With people like Jones, there's even more of a dilemma. Facebook's CEO Mark Zuckerberg, for example, has said he doesn't want to be an arbiter of truth and doesn't want to punish people for getting things "wrong." Twitter and YouTube, for their part, have largely chosen to keep their deliberations out of the public eye.

Isn't the tech industry violating the U.S. Constitution's First Amendment free speech protections?

The First Amendment reads:

Congress shall make no law respecting an establishment of religion, or prohibiting the free exercise thereof; or abridging the freedom of speech, or of the press; or the right of the people peaceably to assemble, and to petition the Government for a redress of grievances.

That first part means the government can't pass laws limiting your right to speak, but it doesn't say anything about companies or social networks.

Some critics have argued that because of Facebook's massive size -- counting 2.5 billion people who log on to Facebook, Instagram or WhatsApp at least once a month -- it shouldn't be up to the company to make such decisions. In effect, they say, Facebook is a town square that should be subject to similar free speech rules. Zuckerberg says he disagrees. In testimony on Capitol Hill in April, he argued that his policing of posts by terrorists and extremists would be impossible if he adopted a First Amendment for Facebook.

But isn't it a slippery slope if we let tech companies start censoring people?

There are many people who appear to agree with this concern, particularly because tech companies haven't been fully transparent about how they make these decisions. Jason Kint, who runs Digital Content Next, a trade group for online news sites, said without a more transparent approach, the companies risk accusations of censorship.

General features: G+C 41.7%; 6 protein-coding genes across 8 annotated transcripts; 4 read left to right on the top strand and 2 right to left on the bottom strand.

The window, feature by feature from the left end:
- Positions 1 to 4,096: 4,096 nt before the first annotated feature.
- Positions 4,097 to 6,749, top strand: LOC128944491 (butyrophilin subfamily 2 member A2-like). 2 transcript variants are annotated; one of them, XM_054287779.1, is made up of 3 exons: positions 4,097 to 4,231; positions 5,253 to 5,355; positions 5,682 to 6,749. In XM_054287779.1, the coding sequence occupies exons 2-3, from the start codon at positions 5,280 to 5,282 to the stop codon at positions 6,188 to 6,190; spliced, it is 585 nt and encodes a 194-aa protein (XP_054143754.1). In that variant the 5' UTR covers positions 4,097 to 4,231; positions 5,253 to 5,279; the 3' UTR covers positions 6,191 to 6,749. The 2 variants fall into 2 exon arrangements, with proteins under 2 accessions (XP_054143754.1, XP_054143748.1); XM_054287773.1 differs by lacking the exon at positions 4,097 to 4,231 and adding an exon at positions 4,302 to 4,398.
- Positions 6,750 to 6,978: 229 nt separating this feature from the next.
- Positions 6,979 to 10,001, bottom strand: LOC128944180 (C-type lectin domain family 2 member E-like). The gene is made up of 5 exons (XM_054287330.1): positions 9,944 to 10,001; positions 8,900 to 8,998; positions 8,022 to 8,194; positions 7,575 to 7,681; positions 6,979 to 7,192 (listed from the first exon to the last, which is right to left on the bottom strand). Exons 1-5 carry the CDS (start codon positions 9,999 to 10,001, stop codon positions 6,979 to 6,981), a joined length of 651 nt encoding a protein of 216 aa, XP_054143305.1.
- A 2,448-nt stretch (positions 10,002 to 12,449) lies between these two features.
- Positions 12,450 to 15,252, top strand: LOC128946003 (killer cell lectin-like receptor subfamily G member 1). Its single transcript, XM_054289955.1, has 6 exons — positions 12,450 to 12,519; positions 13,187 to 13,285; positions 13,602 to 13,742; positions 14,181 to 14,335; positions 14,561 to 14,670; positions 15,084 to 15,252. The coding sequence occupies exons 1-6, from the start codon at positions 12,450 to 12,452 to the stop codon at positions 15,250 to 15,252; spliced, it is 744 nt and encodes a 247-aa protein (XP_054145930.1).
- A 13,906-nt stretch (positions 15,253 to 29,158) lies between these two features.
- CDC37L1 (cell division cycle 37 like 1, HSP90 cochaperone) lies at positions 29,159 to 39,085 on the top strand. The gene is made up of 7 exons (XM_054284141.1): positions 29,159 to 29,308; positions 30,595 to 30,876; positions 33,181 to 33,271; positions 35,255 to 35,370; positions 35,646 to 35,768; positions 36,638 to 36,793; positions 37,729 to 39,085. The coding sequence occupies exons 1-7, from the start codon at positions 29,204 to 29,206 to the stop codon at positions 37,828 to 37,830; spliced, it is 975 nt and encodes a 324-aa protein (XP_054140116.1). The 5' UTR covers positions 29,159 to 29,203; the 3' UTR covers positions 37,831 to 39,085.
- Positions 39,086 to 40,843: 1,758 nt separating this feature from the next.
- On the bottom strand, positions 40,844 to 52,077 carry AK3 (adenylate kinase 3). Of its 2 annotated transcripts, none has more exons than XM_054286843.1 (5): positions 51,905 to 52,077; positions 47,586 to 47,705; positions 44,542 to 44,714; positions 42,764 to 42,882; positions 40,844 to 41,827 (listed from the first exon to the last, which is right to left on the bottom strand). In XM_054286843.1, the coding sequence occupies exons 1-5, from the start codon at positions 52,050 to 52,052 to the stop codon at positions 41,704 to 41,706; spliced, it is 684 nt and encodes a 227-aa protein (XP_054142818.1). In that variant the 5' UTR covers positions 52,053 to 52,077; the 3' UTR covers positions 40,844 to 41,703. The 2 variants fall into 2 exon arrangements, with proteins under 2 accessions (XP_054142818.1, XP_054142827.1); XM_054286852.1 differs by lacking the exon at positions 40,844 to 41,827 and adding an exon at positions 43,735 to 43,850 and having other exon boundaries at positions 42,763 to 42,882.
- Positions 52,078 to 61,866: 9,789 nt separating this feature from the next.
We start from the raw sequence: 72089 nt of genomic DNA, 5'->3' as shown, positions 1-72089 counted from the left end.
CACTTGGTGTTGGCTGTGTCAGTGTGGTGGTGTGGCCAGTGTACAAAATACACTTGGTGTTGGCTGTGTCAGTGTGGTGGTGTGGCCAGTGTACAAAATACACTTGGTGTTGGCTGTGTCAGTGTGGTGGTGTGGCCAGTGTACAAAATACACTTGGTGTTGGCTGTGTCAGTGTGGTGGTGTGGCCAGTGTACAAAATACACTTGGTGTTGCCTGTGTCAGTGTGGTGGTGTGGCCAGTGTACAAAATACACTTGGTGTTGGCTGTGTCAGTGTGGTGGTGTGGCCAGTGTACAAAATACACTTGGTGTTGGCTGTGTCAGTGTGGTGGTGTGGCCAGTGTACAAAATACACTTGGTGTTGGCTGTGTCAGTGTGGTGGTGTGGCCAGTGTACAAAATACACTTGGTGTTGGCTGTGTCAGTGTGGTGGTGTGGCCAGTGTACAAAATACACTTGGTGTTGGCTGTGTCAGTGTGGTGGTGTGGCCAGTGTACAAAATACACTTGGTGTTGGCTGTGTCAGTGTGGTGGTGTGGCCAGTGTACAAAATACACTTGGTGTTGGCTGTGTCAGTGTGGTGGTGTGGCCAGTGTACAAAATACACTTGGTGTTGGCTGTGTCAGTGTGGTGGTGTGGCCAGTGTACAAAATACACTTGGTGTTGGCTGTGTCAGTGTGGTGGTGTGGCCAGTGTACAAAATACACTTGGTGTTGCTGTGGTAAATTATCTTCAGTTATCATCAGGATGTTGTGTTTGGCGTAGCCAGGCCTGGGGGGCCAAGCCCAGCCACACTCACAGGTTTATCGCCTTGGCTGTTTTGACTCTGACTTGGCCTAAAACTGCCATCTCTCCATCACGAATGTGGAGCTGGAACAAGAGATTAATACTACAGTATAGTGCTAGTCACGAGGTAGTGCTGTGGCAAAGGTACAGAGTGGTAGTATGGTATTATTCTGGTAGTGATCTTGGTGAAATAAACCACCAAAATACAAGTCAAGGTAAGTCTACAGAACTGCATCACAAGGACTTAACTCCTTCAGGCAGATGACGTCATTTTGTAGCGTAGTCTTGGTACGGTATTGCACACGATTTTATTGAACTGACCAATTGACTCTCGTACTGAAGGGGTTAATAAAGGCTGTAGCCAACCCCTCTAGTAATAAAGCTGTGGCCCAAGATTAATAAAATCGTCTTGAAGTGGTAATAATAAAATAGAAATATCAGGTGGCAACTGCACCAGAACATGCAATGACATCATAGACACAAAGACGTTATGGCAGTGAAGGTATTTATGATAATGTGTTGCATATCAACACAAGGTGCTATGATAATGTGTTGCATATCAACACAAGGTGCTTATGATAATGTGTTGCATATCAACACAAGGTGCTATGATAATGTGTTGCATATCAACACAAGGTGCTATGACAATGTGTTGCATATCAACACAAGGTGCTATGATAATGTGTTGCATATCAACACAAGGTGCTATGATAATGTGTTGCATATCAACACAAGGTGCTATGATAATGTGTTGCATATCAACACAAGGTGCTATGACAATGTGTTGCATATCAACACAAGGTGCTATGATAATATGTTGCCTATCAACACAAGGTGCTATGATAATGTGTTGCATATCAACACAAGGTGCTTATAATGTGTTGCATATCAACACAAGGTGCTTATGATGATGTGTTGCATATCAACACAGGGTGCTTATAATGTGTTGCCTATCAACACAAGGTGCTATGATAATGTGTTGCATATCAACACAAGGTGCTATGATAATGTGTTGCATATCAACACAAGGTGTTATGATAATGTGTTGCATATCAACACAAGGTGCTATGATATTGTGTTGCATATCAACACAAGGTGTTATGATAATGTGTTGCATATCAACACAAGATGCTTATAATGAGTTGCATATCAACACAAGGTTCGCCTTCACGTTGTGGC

"We still want them to be very cautious about anything that is close to censorship," Kint said. "Being crystal clear about their policies and how this is a violation of their policies would be helpful."

Isn't this all a ploy for tech companies to censor conservative voices?

So far, Facebook, YouTube, Twitter and others have insisted they are not censoring conservative voices, but rather taking action against specific people and accounts that violate their anti-harassment and anti-terrorism policies.

Facebook, for example, said Infowars was taken down "for glorifying violence, which violates our graphic violence policy, and using dehumanizing language to describe people who are transgender, Muslims and immigrants, which violates our hate speech policies."

So, Facebook, YouTube, Apple, LinkedIn, Spotify and Pinterest have all shut off Infowars. What about Twitter?

In its earlier days, Twitter said it considered itself "the free speech wing of the free speech party." As such, the company has historically been cautious about taking action against users on its service.

After other tech companies cut off access for Jones and Infowars, Twitter said Monday it wasn't doing the same because Jones and Infowars aren't currently in violation of Twitter or its Periscope streaming service's rules.

What does Infowars say?

The company didn't respond to a request for comment, but on a livestream Monday, Jones said the move was "cultural imperialism of the San Francisco tech elite."

Which companies have kicked Jones off their service?

FacebookGoogle's YouTubeApple iTunes and Podcast appSpotifyLinkedInPinterestYouPorn.

Which still allow Jones to use their platform?

Twitter, Twitter's Periscope, Gab.ai, Facebook's Instagram, Google +, Snapchat, Ustream, Vimeo, Flickr, Disclose.tv, Minds, TuneIn, Stitcher.

It's also worth noting that Google, YouTube and Apple have allowed some Infowars material to remain, such as the company's mobile apps and at least one of its affiliated podcasts.

CNET's Caitlin Petrakovitz, Mark Serrels and Joan E. Solsman contributed to this report.